Canova e Bolgna


Bologna, like many other Italian cities, had many works of art taken away by Napoleon.
The masterpieces of churches, monasteries and public collections were transferred to France and only Napoleon’s defeat at Waterloo allowed the recovery of these works to begin.

Antonio Canova was appointed head of the Papal Delegation and negotiated the restitution of most of the works stolen by the French. It was thanks to his commitment and diplomatic skills that Bologna, too, saw the return of many masterpieces that were thought to have been lost forever. In fact, it was Canova who selected the works to be returned to the city of Bologna, and it is even said that he helped the workers to unscrew the crates in order to carefully extract the masterpieces returned to Bologna.

Among the works recovered were paintings by Perugino, Ludovico Carracci, Giacomo Cavedone, Parmigianino’s “Santa Margherita” altarpiece, as well as two extraordinary works by Guercino which, on their return from France, passed through Bologna before being returned to the city of Cento.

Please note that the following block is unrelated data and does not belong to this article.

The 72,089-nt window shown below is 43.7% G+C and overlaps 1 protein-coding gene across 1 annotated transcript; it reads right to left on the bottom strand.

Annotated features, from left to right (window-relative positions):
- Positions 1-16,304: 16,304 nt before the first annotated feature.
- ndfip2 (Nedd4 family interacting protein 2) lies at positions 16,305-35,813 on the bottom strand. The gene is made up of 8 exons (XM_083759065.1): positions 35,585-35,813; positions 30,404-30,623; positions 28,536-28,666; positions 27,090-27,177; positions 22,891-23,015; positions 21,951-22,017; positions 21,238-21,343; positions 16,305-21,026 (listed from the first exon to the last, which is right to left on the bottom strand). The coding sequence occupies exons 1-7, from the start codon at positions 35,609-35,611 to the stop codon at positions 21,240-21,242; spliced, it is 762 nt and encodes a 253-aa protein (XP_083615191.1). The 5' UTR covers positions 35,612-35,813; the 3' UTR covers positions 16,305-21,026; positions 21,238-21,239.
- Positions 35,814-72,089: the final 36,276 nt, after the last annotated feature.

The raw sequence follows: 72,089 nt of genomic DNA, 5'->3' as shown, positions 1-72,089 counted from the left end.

This was a new beginning, and in the first half of the 19th century many of the recovered works went on to form the first nucleus of the collection of the new Pinacoteca di Bologna, the largest public collection of Bolognese art.

Antonio Canova | mostre Bologna

Allestimento della mostra “Antonio Canova e Bologna – all’origine della Pinacoteca” (Roberto Serra/ Iguana/ Electa)


From 4 December 2021 to 20 February 2022, the Salone degli Incamminati of the State Museum in Via delle Belle Arti will host an exhibition that aims to explore the theme of the relationship between Antonio Canova (1757-1822) and the city of Bologna, its institutions and its artists, while also highlighting the role of the sculptor in the history of the Pinacoteca’s collection. In fact, the master of Italian Neoclassicism contributed to diplomatic operations of extraordinary importance for the city’s artistic heritage, recovering much of it from France, where it had been accumulated after the spoliation of Napoleon.

Antonio Canova e Bologna.
Alle origini della Pinacoteca

Edited by Alessio Costarelli
4 december 2021 – 20 february 2022

Bologna, Pinacoteca Nazionale Via delle Belle Arti, 56

Tuesday, Wednesday 9 a.m. – 2 p.m.
Thursdays – Sundays and public holidays 10-19 hrs.
Mondays closed (closed on 25 December 2021 and 1 January 2022)
Last entry 30 minutes before closing time

Exhibition website:

Catalogue: Antonio Canova e Bologna. Alle origini della Pinacoteca.
Electa editore.
The catalogue retraces the themes dedicated to Canova’s relationship with the city of Bologna, examining in depth the historical and artistic aspects that have been little explored so far and highlighting the crucial role played by Canova in the formation of the Pinacoteca’s collection.



Condividi su

Leave a Reply

Your email address will not be published. Required fields are marked *